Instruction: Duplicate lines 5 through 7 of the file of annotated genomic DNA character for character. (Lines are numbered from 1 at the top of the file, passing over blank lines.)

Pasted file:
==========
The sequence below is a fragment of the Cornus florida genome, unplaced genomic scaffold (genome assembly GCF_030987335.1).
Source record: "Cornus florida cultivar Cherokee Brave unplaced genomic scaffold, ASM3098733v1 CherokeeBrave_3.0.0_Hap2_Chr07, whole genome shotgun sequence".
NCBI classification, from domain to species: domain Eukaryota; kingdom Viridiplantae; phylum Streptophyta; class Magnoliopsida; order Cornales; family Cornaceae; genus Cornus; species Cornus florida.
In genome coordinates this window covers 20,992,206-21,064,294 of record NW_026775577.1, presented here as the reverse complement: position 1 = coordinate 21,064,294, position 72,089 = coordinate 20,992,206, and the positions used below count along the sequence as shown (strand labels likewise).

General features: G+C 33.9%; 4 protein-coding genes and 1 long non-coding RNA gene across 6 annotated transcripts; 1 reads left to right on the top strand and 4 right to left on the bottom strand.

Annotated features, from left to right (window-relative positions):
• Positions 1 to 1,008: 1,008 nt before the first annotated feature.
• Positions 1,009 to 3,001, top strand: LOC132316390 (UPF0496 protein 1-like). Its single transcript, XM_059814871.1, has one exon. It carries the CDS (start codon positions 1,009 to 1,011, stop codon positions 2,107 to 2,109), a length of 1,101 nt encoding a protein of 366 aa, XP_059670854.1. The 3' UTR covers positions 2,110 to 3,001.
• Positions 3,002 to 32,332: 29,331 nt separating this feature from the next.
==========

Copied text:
General features: G+C 33.9%; 4 protein-coding genes and 1 long non-coding RNA gene across 6 annotated transcripts; 1 reads left to right on the top strand and 4 right to left on the bottom strand.

Annotated features, from left to right (window-relative positions):
• Positions 1 to 1,008: 1,008 nt before the first annotated feature.